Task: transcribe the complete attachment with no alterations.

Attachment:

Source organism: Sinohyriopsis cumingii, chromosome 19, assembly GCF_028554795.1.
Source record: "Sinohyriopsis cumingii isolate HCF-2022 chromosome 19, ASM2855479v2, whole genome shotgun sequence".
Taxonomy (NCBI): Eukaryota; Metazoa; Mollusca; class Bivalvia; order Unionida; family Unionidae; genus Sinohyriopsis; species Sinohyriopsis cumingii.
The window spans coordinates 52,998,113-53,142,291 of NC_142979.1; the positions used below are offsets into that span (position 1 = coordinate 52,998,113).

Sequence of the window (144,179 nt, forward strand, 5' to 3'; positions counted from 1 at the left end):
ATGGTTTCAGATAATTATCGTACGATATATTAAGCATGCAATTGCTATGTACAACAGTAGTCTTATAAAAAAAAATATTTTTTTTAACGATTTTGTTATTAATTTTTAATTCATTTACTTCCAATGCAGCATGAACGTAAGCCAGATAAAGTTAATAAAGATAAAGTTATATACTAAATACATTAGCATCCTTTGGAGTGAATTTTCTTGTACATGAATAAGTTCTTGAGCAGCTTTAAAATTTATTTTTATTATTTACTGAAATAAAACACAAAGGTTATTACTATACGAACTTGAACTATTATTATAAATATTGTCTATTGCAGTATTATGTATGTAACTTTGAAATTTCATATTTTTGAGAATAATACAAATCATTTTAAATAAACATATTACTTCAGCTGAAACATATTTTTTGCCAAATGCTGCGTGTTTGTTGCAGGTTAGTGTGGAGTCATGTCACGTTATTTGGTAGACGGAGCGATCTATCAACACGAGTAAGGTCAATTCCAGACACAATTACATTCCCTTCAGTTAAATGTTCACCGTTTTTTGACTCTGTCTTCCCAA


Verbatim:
Source organism: Sinohyriopsis cumingii, chromosome 19, assembly GCF_028554795.1.
Source record: "Sinohyriopsis cumingii isolate HCF-2022 chromosome 19, ASM2855479v2, whole genome shotgun sequence".
Taxonomy (NCBI): Eukaryota; Metazoa; Mollusca; class Bivalvia; order Unionida; family Unionidae; genus Sinohyriopsis; species Sinohyriopsis cumingii.
The window spans coordinates 52,998,113-53,142,291 of NC_142979.1; the positions used below are offsets into that span (position 1 = coordinate 52,998,113).

Sequence of the window (144,179 nt, forward strand, 5' to 3'; positions counted from 1 at the left end):
ATGGTTTCAGATAATTATCGTACGATATATTAAGCATGCAATTGCTATGTACAACAGTAGTCTTATAAAAAAAAATATTTTTTTTAACGATTTTGTTATTAATTTTTAATTCATTTACTTCCAATGCAGCATGAACGTAAGCCAGATAAAGTTAATAAAGATAAAGTTATATACTAAATACATTAGCATCCTTTGGAGTGAATTTTCTTGTACATGAATAAGTTCTTGAGCAGCTTTAAAATTTATTTTTATTATTTACTGAAATAAAACACAAAGGTTATTACTATACGAACTTGAACTATTATTATAAATATTGTCTATTGCAGTATTATGTATGTAACTTTGAAATTTCATATTTTTGAGAATAATACAAATCATTTTAAATAAACATATTACTTCAGCTGAAACATATTTTTTGCCAAATGCTGCGTGTTTGTTGCAGGTTAGTGTGGAGTCATGTCACGTTATTTGGTAGACGGAGCGATCTATCAACACGAGTAAGGTCAATTCCAGACACAATTACATTCCCTTCAGTTAAATGTTCACCGTTTTTTGACTCTGTCTTCCCAA